Thursday, April 29, 2004

BLACK LIKE ME. Some quotes of the day, from an observer of the new production of A Raisin in the Sun:
Shall we, as black Americans, assimilate and become like white Americans? Can we turn back to our African roots to find the truth of our people?...

When the character based on Lorraine Hansbury breaks out in a tribal dance we didn't just laugh with delight, we hooted and hollered.
The author is Crazy Jesus Lady, who looks pretty damn white on TV and in her Wall Street Journal stipple portrait, but what do I know?

Anyway, she is justly proud to see a lot of new people -- her people, one imagines -- in a Broadway audience: "The audience was alive. It was so moving and got me kind of choked. I thought, Maybe this is like what it was like when Shakespeare wrote, 'You tell him, Romeo -- Juliet no, don't!'" (I assume she wrote "Juliet, no you didn't!" but the typesetters mistranslated, not being as fluent as she in black idiomatic speech.)

But later CJL has less fun at the show. "I was startled," she writes (or, should I say, hollas). "I turned to my friend. 'We have just witnessed a terrible cultural moment,' I said. 'Don't I know it,' he responded." The cause: audience members applauded a character's announced intention to have an abortion. Of course it's a strange reaction under the circumstances, and I would be inclined to endorse (or, should I say, give mad props to) CJL's attentiveness to the play's spirit. But it turns out it's the audience's support for abortion, not its reading of the text, that startles her, and she lashes out (or, should I say, goes off) on the "moral dullards" of whom she was previously deceived into approving just because their skin was the same color as hers.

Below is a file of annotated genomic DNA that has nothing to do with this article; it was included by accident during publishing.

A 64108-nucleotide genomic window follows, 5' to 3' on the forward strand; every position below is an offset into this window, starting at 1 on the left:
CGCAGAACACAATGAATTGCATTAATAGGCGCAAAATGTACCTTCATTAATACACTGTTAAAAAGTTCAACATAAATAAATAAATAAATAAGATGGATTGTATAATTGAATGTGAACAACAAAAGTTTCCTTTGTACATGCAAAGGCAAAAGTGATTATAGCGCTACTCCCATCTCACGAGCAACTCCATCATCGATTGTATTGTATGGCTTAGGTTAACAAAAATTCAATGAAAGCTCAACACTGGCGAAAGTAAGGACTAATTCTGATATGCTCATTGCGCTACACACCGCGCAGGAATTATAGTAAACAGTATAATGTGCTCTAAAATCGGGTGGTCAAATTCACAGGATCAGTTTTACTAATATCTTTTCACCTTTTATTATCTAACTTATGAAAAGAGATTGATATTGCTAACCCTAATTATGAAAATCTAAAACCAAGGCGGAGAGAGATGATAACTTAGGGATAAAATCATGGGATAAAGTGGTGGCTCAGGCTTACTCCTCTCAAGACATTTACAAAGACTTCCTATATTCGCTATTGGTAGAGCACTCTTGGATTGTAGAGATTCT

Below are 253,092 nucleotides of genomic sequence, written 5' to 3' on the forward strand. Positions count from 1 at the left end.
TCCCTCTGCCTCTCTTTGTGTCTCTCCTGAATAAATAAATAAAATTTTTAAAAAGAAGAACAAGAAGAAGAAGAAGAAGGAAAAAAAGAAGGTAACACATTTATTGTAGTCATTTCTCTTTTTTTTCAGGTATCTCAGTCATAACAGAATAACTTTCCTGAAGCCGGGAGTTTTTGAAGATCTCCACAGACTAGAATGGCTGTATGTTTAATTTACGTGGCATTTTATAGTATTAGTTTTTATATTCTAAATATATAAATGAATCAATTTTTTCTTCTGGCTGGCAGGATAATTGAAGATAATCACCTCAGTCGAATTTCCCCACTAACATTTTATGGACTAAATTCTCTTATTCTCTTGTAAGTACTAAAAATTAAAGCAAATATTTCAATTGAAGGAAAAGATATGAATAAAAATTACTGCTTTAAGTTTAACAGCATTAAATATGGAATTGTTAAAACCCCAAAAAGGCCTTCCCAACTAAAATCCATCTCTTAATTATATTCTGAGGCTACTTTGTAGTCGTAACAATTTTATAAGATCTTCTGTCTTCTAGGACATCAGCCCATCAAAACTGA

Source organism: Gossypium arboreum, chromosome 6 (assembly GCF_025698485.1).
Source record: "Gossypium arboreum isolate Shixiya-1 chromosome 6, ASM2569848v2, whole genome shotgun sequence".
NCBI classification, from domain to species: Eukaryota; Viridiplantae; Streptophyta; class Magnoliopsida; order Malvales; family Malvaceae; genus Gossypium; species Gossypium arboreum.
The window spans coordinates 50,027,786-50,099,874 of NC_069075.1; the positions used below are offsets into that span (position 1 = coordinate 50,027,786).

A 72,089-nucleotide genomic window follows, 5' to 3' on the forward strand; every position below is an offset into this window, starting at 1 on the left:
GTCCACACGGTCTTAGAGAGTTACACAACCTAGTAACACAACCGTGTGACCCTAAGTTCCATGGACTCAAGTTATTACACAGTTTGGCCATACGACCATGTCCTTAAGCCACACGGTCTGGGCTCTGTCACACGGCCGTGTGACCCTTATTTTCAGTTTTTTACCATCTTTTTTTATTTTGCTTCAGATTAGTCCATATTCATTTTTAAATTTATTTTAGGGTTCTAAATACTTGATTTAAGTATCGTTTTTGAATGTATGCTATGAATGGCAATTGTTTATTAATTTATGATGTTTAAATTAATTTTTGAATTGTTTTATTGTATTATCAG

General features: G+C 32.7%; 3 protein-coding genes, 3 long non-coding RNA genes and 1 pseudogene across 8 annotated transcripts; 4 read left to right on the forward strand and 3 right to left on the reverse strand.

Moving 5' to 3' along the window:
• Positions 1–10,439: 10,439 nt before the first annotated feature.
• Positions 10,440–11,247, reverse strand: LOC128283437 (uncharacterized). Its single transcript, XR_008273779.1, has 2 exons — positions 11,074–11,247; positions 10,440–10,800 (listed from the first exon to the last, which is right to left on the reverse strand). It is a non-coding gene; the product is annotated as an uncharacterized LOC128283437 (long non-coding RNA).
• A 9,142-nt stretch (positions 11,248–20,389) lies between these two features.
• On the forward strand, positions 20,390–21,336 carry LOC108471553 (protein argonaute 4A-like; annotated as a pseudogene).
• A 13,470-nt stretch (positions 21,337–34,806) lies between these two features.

Finally she has a request for her readers (or, should I say, for her peops):
...see this great play, and when the moment comes that the young woman announces she might end the life of the child she is carrying, that you would sit quietly and think about what that moment means. And if anyone cheers or hoots or hollers [sic], give them a look. Let them see your silence. Lead with it. Help the people around you realize: Something big is being spoken of here. And we know what it is. And it is nothing good.
Heretofore I have spoken of this woman's mad propensity for angry stares at blameless people, but I will refrain now. What do I know of the strain she's under as a black woman in this society?

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